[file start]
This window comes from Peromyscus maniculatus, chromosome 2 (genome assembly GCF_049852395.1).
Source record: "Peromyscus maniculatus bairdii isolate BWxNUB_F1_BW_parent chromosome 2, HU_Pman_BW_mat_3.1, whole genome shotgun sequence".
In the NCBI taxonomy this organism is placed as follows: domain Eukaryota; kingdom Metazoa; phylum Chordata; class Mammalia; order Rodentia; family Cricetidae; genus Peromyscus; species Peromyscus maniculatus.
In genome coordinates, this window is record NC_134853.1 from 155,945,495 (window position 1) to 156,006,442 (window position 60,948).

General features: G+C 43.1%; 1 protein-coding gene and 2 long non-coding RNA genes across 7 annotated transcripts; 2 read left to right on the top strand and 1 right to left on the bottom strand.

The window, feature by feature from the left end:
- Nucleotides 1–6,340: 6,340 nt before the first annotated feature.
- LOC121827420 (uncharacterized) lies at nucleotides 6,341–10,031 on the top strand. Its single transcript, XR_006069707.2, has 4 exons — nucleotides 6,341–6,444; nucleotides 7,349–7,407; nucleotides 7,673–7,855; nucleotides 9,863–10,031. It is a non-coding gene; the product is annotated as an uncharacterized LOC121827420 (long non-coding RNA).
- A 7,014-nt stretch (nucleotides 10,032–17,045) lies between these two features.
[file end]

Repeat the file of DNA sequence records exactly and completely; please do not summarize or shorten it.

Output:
This window comes from Peromyscus maniculatus, chromosome 2 (genome assembly GCF_049852395.1).
Source record: "Peromyscus maniculatus bairdii isolate BWxNUB_F1_BW_parent chromosome 2, HU_Pman_BW_mat_3.1, whole genome shotgun sequence".
In the NCBI taxonomy this organism is placed as follows: domain Eukaryota; kingdom Metazoa; phylum Chordata; class Mammalia; order Rodentia; family Cricetidae; genus Peromyscus; species Peromyscus maniculatus.
In genome coordinates, this window is record NC_134853.1 from 155,945,495 (window position 1) to 156,006,442 (window position 60,948).

General features: G+C 43.1%; 1 protein-coding gene and 2 long non-coding RNA genes across 7 annotated transcripts; 2 read left to right on the top strand and 1 right to left on the bottom strand.

The window, feature by feature from the left end:
- Nucleotides 1–6,340: 6,340 nt before the first annotated feature.
- LOC121827420 (uncharacterized) lies at nucleotides 6,341–10,031 on the top strand. Its single transcript, XR_006069707.2, has 4 exons — nucleotides 6,341–6,444; nucleotides 7,349–7,407; nucleotides 7,673–7,855; nucleotides 9,863–10,031. It is a non-coding gene; the product is annotated as an uncharacterized LOC121827420 (long non-coding RNA).
- A 7,014-nt stretch (nucleotides 10,032–17,045) lies between these two features.